The Reasons I'm Short Netflix: Irrational Valuation And A Broken Model

| About: Netflix, Inc. (NFLX)


The net book value of Netflix's rights to stream content are just $1.8b vs. its $40b market cap. This seems to make no economic sense.

Domestic profits and FCF are reaching maturity.

Perpetually negative FCF internationally - regulatory hurdles and vast regional differences ensure that economies of scale on content/marketing investment will not develop like they did domestically. Investors are capitalizing hope.

Continued negative FCF will force the company to raise debt in 2016 while its market cap-to-net debt ratio plummets likely causing expensive changes in its capital mix.

Continual insider selling.

I have a material short position in Netflix (NASDAQ:NFLX) by way of June 2016 puts with a $50 strike price purchased for a $0.95/contract on January 27th, 2016, when Netflix was trading at $96/share.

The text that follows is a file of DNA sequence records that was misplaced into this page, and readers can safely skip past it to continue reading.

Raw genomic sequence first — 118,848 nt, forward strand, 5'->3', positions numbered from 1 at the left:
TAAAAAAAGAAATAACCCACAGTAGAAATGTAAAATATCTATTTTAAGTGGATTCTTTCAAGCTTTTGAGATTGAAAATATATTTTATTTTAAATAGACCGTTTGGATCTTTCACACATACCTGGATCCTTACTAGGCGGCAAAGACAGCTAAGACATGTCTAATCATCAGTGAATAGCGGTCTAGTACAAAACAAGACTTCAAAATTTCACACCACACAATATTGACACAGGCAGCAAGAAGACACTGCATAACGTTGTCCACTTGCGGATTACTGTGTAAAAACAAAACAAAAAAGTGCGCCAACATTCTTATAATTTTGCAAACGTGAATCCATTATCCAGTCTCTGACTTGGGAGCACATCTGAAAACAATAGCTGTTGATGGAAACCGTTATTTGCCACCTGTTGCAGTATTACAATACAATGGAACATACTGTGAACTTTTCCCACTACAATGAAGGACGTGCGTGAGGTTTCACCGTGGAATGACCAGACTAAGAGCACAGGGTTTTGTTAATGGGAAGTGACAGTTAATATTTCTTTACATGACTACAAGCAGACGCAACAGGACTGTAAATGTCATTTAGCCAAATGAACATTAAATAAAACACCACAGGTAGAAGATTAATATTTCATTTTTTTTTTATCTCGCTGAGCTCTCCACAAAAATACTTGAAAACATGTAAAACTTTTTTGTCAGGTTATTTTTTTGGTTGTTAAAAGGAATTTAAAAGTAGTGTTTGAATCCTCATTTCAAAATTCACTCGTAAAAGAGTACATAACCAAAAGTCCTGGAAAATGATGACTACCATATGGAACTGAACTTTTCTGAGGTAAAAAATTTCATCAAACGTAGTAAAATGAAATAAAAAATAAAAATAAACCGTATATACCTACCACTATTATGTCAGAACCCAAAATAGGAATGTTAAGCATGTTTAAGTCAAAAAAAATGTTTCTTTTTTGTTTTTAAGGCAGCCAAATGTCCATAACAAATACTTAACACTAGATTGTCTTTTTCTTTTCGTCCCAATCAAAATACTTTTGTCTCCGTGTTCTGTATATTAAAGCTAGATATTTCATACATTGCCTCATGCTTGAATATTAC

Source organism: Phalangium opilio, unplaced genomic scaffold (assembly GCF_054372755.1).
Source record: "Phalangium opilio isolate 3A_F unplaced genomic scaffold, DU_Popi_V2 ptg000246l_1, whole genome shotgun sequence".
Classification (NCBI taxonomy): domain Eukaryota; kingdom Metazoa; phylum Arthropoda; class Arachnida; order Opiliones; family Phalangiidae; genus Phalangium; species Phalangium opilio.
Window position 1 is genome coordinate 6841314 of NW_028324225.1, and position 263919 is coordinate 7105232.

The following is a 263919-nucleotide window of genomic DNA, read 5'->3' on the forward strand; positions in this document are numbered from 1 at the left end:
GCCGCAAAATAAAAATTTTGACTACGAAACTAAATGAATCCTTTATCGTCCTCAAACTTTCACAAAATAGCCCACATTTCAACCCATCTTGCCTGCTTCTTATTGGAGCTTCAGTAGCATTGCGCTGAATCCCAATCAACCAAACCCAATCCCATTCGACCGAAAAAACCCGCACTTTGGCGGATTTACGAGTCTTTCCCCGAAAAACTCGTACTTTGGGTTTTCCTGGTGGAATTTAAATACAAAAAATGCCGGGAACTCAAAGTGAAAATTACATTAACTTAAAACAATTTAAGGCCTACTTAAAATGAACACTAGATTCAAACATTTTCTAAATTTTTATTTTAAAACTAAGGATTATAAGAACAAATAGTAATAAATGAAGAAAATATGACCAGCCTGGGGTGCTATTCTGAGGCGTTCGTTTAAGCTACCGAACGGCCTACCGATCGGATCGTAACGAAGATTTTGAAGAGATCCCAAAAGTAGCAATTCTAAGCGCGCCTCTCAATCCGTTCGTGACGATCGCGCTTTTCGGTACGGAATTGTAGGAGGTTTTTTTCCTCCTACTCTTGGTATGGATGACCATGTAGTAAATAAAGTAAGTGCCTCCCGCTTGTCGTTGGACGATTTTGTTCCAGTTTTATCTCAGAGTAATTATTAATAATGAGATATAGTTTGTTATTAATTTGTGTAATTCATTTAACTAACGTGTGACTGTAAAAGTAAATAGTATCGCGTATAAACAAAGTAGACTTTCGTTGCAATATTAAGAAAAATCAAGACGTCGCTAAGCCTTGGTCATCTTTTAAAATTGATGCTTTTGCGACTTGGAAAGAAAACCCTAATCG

Here's why.

Netflix has $7.2 billion of content streaming rights assets, financed by $5.4 billion of content streaming rights liabilities, for a net balance sheet investment in content streaming rights of $1.8 billion. This compares to Netflix's current enterprise value of ~ $38 billion.

Think about that: the market is valuing $1.8 billion of book value investment in limited life rights to stream content at $38 billion ($60 billion at $125/share).

Further, consider this: Netflix's cumulative P&L spend on marketing, technology and G&A for the last five years was $5.9 billion. Add this to the $1.8 billion above, and add $0.2 billion for Netflix's fixed assets, and arguably, Netflix can be "recreated" for about $8.0 billion in capital. Why are investors paying $38 billion for this in the stock market?